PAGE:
With gas prices on the rise, California could switch to the cheaper winter fuel blend earlier than usual in an effort to bring down prices.
Gov. Gavin Newsom called for the earlier switch, but California Republicans are pushing the governor to take more action to combat high gas prices.
The big picture: Newsom penned a letter to the California Air Resources Board directing for an early transition to the winter blend gasoline to be manufactured, imported, distributed and sold.
- California refiners are required to produce a summer blend through October 31, after which the winter blend is introduced.
- The winter blend is able to be produced in greater amounts that the summer blend due to its composition, meaning California refiners can introduce more gas into the market to drive prices down.
- “In light of the price spikes, we should not wait until the end of the month to start distributing or to ramp up production of our winter-blend gasoline,” Newsom wrote. “Allowing refiners to make an early transition to winter-blend gasoline could quickly increase fuel supply and provide critical liquidity on the sport market, and act as a much-needed safety valve.”
- The average gas price in California rose to $6.03 on Thursday, up $0.75 from one month ago and higher than the national average of $3.84. Some parts of California rose above $7 as well.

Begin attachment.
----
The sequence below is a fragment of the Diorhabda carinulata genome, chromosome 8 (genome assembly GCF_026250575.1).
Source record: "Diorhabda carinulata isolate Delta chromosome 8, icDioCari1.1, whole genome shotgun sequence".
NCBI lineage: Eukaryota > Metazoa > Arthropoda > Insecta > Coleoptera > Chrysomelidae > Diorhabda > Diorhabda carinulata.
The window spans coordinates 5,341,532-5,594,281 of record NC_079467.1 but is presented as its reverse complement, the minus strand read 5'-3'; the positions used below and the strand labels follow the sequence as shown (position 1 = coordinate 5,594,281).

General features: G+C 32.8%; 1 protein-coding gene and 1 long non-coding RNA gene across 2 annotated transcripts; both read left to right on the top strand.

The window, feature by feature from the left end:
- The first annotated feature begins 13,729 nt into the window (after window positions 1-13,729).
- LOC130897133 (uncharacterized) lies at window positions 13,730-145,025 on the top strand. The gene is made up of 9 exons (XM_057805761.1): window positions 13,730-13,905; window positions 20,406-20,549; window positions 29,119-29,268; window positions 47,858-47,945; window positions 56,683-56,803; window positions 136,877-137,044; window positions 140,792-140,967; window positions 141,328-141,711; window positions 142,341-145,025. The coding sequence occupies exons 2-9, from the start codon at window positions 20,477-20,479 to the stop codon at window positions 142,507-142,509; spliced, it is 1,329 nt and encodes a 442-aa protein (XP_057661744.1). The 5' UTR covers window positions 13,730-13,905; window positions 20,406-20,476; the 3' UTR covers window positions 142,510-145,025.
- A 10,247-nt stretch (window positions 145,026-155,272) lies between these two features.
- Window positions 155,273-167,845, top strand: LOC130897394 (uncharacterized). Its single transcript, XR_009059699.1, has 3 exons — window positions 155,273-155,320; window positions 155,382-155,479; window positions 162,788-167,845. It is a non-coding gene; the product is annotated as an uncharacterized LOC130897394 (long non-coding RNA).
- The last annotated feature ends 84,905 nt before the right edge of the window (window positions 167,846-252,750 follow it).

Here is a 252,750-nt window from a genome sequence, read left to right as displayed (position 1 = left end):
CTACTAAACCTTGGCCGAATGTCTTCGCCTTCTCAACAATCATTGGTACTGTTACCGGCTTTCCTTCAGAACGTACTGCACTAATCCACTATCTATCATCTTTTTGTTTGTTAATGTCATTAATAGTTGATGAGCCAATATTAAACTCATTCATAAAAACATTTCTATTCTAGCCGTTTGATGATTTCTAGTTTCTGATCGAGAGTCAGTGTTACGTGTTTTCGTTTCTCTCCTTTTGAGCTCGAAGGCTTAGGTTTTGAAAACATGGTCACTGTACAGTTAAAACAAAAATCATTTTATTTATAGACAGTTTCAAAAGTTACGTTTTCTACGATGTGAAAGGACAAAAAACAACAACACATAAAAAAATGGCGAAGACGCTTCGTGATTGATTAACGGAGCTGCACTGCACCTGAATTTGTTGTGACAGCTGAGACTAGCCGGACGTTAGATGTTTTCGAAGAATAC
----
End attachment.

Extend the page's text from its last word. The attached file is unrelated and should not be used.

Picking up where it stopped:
The other side: While Republicans applauded Newsom’s directive to switch over the winter blend, they are still pushing the governor to suspend the gas tax to considerably drive gas prices down.
- Thursday, Assembly Republicans wrote a letter to Newsom calling for him to convene a special session of the Legislature to temporarily suspend the gas tax, which costs Californians $0.58 per gallon.
What they’re saying: “Today’s announcement is a win for drivers, but Newsom needs to go further to bring down gas prices,” said Assembly GOP Leader James Gallagher. “Enough with the finger pointing, sham investigations and unfounded allegations of price gouging. Everyone knows that prices are high because of California’s taxes and regulations – so let’s fix that and get drivers some relief.”